Orlando’s adaptations to images and space

In Orlando, The Marmalade Cat, A Seaside Holiday, the images that are used feature animals using very soft colors which are appealing to the eyes. There are not any super sharp edges or lines, overall the images used are very soft which gives a very smooth sort of feel to it for a reader. What’s important about the use of the colors and image style here is how a child would feel when reading the book. An article titled “Children Reading Pictures: Interpreting Visual Texts, Taylor and Francis, 2002.” by Arizpe, Evelyn, and Morag

An almost full page of an image taken from Orlando, The Marmalade Cat, A Seaside Adventure, featuring a ship in the form of a cat, taken from Babyccinokids.com.

gives some insight in how children extract information from images. They conducted a study using children of different ages and backgrounds where they were assessed on their ability to draw meaning from images. Results showed that they were able to extract not only meaning while relating it to the text, but also get a sense of the mood and realism involved (Arizpe, Evelyn, & Morag, 2002). The use of these smooth images and colors in Orlando will definitely allowed children viewers to grasp mood from it and therefore getting more sensation from an image as opposed to simply understanding it’s contents. Moreover; children tend to enjoy picture books that feature dominant animal characters as it may be more imaginative and adventurous as opposed to books about only human characters (Ganea, Patricia A., et al, 1425-1428). Although Orlando does not follow a specific progression of images such that Where the Wild Things Are does, space definitely is considered when images are placed. The images used perfectly relate to the text supporting it which make it very easy for a reader to understand, however some parts of the story are given more importance for instance where we have almost 2 full pages of images sometimes. These images stand out and have more meaning and importance than the rest due to its largeness.


In conclusion, I believe we can all agree that images play a very important role in a children’s book. These images being colorful and detailed in nature bring out the imagination of a child. Moreover; children are able to extract further information and detail from images where they can bring it with them into the real world. Besides the image itself, how the image is placed can be analyzed for clues and hidden information about a story. It may not be obvious at first, but as further analysis is done we can conclude that images play a key role in the development of a story.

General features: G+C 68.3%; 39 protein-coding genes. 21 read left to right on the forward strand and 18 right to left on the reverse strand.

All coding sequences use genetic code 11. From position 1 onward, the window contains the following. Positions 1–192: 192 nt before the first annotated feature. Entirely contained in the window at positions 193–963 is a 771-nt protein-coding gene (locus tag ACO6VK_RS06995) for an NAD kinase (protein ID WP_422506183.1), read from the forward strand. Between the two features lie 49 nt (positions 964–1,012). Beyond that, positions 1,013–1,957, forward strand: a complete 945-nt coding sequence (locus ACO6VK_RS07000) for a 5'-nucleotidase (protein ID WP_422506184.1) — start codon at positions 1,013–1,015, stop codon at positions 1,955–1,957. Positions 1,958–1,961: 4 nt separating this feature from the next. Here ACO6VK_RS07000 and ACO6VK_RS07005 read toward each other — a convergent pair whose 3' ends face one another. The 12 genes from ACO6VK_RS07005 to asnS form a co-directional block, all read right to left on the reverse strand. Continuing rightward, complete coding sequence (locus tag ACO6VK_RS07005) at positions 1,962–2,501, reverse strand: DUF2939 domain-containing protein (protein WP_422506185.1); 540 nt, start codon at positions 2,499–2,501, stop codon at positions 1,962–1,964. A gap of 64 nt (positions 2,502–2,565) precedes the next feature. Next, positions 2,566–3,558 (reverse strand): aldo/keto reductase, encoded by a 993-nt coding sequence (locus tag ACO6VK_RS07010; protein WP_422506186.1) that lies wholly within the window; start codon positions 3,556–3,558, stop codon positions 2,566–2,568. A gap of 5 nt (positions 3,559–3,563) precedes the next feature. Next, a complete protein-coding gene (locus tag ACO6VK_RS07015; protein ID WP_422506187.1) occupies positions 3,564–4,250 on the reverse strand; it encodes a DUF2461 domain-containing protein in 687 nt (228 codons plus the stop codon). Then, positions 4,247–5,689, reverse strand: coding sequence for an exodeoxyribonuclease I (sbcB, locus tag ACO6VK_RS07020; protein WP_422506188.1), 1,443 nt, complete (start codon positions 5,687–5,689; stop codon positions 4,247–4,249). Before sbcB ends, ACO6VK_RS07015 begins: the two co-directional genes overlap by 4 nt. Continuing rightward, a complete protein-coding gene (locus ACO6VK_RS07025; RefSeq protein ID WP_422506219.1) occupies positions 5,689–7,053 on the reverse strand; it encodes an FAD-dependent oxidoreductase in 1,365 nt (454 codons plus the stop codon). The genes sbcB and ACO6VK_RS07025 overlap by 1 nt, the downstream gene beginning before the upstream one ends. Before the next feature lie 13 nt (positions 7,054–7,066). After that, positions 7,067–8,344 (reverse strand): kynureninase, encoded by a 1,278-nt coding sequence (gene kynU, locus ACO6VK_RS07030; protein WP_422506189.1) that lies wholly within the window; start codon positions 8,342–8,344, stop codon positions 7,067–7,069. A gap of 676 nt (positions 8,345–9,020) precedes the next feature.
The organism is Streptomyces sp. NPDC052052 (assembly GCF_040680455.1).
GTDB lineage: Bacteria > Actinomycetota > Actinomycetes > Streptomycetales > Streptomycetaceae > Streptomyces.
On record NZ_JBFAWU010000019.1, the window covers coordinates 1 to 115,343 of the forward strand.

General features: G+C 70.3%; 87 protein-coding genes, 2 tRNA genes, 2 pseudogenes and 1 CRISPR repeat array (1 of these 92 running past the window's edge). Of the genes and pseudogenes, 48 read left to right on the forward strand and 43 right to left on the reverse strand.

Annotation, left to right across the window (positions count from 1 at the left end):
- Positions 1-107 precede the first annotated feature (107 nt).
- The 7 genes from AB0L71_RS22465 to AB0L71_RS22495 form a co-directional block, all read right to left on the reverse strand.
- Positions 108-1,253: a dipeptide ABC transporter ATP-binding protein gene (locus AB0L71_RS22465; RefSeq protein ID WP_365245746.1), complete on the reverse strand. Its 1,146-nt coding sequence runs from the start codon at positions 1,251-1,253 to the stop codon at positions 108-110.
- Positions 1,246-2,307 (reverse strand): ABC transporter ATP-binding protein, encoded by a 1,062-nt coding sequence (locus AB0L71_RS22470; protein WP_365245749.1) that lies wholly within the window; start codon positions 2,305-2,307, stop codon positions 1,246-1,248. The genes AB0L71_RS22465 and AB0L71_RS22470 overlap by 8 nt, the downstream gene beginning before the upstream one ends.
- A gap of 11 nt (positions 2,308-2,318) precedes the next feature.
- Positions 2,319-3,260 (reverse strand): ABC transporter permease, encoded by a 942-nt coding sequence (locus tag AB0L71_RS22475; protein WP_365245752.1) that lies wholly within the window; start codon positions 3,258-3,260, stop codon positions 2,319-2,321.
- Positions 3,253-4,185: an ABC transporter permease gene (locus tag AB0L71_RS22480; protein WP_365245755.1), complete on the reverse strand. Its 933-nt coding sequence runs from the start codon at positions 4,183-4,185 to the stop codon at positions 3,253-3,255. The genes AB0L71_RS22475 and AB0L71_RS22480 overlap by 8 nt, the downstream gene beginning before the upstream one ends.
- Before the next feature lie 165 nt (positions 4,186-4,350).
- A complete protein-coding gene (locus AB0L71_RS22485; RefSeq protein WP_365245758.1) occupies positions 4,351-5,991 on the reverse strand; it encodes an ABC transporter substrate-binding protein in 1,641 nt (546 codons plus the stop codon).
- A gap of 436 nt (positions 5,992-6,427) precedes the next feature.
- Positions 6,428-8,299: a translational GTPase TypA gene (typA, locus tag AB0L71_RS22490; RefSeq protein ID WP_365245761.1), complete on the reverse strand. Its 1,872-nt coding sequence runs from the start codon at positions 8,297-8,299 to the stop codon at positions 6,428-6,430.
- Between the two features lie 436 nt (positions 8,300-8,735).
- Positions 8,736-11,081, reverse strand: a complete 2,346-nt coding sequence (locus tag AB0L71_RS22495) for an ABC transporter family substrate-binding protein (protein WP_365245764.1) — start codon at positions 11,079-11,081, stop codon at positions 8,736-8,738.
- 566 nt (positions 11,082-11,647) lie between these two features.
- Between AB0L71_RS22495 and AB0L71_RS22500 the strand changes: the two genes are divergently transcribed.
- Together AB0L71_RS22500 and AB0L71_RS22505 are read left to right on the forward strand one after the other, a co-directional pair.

Works Cited

  • Arizpe, Evelyn, and Morag Styles. Children Reading Pictures: Interpreting Visual Texts, Taylor and Francis, 2002. ProQuest Ebook Central, https://ebookcentral-proquest-com.ezproxy.lib.ryerson.ca/lib/ryerson/detail.action?docID=201196.
  • Ganea, Patricia A., et al. “Young Children’s Learning and Transfer of Biological Information From Picture Books to Real Animals.” Child Development, vol. 82, no. 5, 2011, pp. 1421–1433. JSTOR, JSTOR, www.jstor.org/stable/41289855.
  • Hale, Kathleen. Orlando (the Marmalade Cat): a Seaside Holiday. Frederick Warne, 1991.
  • Moseley, Ann. “The Journey through the ‘Space in the Text’ to Where the Wild Things are.” Children’s Literature in Education: An International Quarterly, vol. 19, no. 2, 1988, pp. 86-87.
  • Serafini, Frank. “Expanding Perspectives for Comprehending Visual Images in Multimodal Texts: To Expand Students’ Interpretive Repertoires, Teachers Need to Extend their Understanding of Perspectives, Theories, and Practices used to Comprehend Visual Images, Graphic Design, and Multimodal Texts.” Journal of Adolescent & Adult Literacy, vol. 54, no. 5, 2011, pp. 342.


Images in this online exhibit are either in the public domain or being used under fair dealing for the purpose of research and are provided solely for the purposes of research, private study, or education.